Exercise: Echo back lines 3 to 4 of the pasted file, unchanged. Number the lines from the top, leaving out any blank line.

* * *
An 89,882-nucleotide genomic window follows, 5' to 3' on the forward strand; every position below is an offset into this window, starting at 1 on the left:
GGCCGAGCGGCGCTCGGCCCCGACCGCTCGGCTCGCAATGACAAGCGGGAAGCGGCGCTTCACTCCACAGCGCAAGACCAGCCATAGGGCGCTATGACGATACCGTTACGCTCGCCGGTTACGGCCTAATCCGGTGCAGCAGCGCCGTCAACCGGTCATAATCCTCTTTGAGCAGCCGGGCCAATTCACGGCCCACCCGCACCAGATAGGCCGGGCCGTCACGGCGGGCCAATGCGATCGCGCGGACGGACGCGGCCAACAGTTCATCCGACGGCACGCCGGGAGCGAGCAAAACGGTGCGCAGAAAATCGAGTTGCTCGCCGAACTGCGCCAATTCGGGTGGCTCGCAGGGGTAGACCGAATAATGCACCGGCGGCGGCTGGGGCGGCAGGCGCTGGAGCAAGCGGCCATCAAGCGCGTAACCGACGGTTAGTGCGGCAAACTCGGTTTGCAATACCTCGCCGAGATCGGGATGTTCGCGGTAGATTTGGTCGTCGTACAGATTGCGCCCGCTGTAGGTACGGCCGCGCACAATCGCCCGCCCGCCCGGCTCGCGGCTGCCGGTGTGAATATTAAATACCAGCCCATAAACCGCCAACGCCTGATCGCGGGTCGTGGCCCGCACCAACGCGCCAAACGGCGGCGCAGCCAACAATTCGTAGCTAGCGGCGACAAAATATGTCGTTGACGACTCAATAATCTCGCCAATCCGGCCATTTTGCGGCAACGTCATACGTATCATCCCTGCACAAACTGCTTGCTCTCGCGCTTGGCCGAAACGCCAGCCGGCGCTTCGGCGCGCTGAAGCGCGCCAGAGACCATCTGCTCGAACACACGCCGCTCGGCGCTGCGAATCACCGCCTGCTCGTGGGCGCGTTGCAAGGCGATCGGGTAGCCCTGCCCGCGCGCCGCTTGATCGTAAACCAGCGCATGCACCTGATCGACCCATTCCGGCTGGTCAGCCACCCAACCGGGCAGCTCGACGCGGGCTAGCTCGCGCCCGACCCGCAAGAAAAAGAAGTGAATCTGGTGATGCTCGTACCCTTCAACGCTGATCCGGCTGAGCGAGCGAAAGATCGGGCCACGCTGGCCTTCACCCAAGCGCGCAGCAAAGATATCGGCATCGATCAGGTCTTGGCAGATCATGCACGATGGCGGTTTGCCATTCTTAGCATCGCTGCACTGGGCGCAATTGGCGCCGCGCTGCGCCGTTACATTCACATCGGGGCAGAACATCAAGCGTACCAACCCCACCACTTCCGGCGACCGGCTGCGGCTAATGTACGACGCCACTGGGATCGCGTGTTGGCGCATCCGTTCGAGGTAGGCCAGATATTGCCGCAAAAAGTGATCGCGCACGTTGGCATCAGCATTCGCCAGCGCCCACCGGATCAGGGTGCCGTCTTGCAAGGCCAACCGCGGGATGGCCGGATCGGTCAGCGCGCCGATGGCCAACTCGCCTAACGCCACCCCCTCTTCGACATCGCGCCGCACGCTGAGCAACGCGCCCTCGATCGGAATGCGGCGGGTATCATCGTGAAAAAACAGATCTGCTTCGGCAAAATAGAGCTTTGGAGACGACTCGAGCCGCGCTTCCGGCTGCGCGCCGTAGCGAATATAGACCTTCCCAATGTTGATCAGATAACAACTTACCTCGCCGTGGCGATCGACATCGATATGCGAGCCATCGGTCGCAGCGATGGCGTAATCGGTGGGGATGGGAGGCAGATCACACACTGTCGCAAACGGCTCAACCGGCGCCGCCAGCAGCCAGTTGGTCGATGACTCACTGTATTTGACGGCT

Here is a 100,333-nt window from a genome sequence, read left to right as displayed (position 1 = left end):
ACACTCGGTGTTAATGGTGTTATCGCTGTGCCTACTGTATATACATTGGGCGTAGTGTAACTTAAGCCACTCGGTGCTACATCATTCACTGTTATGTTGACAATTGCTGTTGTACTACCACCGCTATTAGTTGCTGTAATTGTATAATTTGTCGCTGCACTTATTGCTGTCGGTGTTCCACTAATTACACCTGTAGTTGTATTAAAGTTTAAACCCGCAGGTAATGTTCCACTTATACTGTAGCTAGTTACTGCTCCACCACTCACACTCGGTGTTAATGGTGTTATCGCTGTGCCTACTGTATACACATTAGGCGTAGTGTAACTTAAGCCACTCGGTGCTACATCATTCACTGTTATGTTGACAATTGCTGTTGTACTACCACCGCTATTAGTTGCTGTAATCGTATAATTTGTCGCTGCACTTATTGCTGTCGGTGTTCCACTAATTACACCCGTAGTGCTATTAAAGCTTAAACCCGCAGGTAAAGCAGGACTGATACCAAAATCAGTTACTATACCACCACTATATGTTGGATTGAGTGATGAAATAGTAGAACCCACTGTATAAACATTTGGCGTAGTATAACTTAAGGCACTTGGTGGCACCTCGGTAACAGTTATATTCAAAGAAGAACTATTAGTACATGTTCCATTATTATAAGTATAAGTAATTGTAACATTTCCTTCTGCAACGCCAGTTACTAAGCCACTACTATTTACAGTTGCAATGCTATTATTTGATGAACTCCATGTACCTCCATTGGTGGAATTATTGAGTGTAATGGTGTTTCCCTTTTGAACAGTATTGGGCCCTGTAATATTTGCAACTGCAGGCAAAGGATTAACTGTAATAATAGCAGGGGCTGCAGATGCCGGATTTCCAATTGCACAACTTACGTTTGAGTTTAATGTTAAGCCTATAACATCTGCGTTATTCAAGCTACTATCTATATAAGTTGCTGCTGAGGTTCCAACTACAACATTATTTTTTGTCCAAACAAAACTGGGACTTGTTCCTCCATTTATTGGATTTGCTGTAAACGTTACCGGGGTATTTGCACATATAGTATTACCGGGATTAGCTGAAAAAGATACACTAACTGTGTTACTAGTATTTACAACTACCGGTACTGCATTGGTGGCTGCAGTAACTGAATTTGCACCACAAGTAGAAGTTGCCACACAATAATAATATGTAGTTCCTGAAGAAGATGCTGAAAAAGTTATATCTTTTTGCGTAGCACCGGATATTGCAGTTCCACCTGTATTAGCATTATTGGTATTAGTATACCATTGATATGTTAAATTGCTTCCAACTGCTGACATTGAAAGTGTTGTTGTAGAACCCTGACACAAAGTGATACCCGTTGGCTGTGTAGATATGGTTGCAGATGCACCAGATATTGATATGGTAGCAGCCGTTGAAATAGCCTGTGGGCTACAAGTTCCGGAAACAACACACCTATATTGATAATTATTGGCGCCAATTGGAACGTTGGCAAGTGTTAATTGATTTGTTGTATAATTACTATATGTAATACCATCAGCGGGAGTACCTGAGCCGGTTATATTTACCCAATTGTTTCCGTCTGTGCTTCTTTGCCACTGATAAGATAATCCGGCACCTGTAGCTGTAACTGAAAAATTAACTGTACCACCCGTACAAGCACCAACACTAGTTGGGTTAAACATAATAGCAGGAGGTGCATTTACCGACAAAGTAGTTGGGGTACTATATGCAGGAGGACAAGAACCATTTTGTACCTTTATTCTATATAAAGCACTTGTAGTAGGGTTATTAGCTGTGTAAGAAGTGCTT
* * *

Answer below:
Here is a 100,333-nt window from a genome sequence, read left to right as displayed (position 1 = left end):
ACACTCGGTGTTAATGGTGTTATCGCTGTGCCTACTGTATATACATTGGGCGTAGTGTAACTTAAGCCACTCGGTGCTACATCATTCACTGTTATGTTGACAATTGCTGTTGTACTACCACCGCTATTAGTTGCTGTAATTGTATAATTTGTCGCTGCACTTATTGCTGTCGGTGTTCCACTAATTACACCTGTAGTTGTATTAAAGTTTAAACCCGCAGGTAATGTTCCACTTATACTGTAGCTAGTTACTGCTCCACCACTCACACTCGGTGTTAATGGTGTTATCGCTGTGCCTACTGTATACACATTAGGCGTAGTGTAACTTAAGCCACTCGGTGCTACATCATTCACTGTTATGTTGACAATTGCTGTTGTACTACCACCGCTATTAGTTGCTGTAATCGTATAATTTGTCGCTGCACTTATTGCTGTCGGTGTTCCACTAATTACACCCGTAGTGCTATTAAAGCTTAAACCCGCAGGTAAAGCAGGACTGATACCAAAATCAGTTACTATACCACCACTATATGTTGGATTGAGTGATGAAATAGTAGAACCCACTGTATAAACATTTGGCGTAGTATAACTTAAGGCACTTGGTGGCACCTCGGTAACAGTTATATTCAAAGAAGAACTATTAGTACATGTTCCATTATTATAAGTATAAGTAATTGTAACATTTCCTTCTGCAACGCCAGTTACTAAGCCACTACTATTTACAGTTGCAATGCTATTATTTGATGAACTCCATGTACCTCCATTGGTGGAATTATTGAGTGTAATGGTGTTTCCCTTTTGAACAGTATTGGGCCCTGTAATATTTGCAACTGCAGGCAAAGGATTAACTGTAATAATAGCAGGGGCTGCAGATGCCGGATTTCCAATTGCACAACTTACGTTTGAGTTTAATGTTAAGCCTATAACATCTGCGTTATTCAAGCTACTATCTATATAAGTTGCTGCTGAGGTTCCAACTACAACATTATTTTTTGTCCAAACAAAACTGGGACTTGTTCCTCCATTTATTGGATTTGCTGTAAACGTTACCGGGGTATTTGCACATATAGTATTACCGGGATTAGCTGAAAAAGATACACTAACTGTGTTACTAGTATTTACAACTACCGGTACTGCATTGGTGGCTGCAGTAACTGAATTTGCACCACAAGTAGAAGTTGCCACACAATAATAATATGTAGTTCCTGAAGAAGATGCTGAAAAAGTTATATCTTTTTGCGTAGCACCGGATATTGCAGTTCCACCTGTATTAGCATTATTGGTATTAGTATACCATTGATATGTTAAATTGCTTCCAACTGCTGACATTGAAAGTGTTGTTGTAGAACCCTGACACAAAGTGATACCCGTTGGCTGTGTAGATATGGTTGCAGATGCACCAGATATTGATATGGTAGCAGCCGTTGAAATAGCCTGTGGGCTACAAGTTCCGGAAACAACACACCTATATTGATAATTATTGGCGCCAATTGGAACGTTGGCAAGTGTTAATTGATTTGTTGTATAATTACTATATGTAATACCATCAGCGGGAGTACCTGAGCCGGTTATATTTACCCAATTGTTTCCGTCTGTGCTTCTTTGCCACTGATAAGATAATCCGGCACCTGTAGCTGTAACTGAAAAATTAACTGTACCACCCGTACAAGCACCAACACTAGTTGGGTTAAACATAATAGCAGGAGGTGCATTTACCGACAAAGTAGTTGGGGTACTATATGCAGGAGGACAAGAACCATTTTGTACCTTTATTCTATATAAAGCACTTGTAGTAGGGTTATTAGCTGTGTAAGAAGTGCTT